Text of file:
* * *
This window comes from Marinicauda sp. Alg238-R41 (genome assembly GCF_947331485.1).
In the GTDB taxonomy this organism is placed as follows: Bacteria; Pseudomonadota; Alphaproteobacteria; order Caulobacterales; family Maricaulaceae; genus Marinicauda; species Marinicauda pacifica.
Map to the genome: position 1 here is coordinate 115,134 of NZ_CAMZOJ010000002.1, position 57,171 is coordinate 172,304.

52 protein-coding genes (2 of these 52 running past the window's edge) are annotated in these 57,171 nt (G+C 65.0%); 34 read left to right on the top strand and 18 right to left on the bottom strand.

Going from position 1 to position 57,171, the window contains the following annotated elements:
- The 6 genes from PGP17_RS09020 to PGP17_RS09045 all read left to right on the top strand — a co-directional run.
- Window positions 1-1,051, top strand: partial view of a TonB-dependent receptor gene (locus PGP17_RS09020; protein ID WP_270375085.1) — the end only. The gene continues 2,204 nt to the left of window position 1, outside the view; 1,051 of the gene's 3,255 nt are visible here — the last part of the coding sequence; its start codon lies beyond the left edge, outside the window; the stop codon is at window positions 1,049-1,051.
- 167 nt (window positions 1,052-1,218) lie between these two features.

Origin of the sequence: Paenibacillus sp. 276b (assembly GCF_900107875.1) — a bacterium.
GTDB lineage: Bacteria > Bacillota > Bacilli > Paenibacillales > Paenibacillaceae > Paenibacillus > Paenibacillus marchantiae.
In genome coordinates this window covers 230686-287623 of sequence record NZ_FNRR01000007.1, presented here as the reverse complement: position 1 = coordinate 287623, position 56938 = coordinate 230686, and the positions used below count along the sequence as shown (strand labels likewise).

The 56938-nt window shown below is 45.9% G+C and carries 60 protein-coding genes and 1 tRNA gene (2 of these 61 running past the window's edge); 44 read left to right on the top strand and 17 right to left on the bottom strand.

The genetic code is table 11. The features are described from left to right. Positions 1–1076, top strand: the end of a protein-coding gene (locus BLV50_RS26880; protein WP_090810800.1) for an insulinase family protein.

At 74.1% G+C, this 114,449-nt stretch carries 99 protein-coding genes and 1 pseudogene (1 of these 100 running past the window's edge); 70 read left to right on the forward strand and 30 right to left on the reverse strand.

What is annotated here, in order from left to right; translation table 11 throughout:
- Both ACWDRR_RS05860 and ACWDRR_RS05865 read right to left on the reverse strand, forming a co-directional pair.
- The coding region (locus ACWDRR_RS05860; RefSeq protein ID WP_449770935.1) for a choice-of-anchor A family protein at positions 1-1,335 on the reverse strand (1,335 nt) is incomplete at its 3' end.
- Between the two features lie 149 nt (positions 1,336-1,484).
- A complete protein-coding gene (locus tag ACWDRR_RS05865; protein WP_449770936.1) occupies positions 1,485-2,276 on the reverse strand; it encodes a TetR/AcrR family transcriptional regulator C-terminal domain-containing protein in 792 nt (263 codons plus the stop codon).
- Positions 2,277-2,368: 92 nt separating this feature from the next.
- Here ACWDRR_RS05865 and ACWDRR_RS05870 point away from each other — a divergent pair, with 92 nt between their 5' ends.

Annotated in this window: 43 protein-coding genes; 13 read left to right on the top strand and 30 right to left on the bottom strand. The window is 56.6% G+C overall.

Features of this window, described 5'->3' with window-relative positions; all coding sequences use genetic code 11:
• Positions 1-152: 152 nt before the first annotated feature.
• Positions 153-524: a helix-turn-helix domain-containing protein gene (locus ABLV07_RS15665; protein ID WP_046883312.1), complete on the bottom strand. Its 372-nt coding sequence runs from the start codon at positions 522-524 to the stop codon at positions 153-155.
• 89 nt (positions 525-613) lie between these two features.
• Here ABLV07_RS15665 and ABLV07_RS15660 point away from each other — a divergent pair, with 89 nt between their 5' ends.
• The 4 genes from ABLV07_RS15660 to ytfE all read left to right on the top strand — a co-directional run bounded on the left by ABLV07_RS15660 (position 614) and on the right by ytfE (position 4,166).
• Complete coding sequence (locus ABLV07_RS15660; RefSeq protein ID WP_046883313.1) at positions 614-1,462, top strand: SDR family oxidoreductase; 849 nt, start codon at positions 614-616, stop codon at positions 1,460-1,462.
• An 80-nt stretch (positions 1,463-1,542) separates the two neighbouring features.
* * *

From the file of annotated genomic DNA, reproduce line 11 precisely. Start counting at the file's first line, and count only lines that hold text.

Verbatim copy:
In genome coordinates this window covers 230686-287623 of sequence record NZ_FNRR01000007.1, presented here as the reverse complement: position 1 = coordinate 287623, position 56938 = coordinate 230686, and the positions used below count along the sequence as shown (strand labels likewise).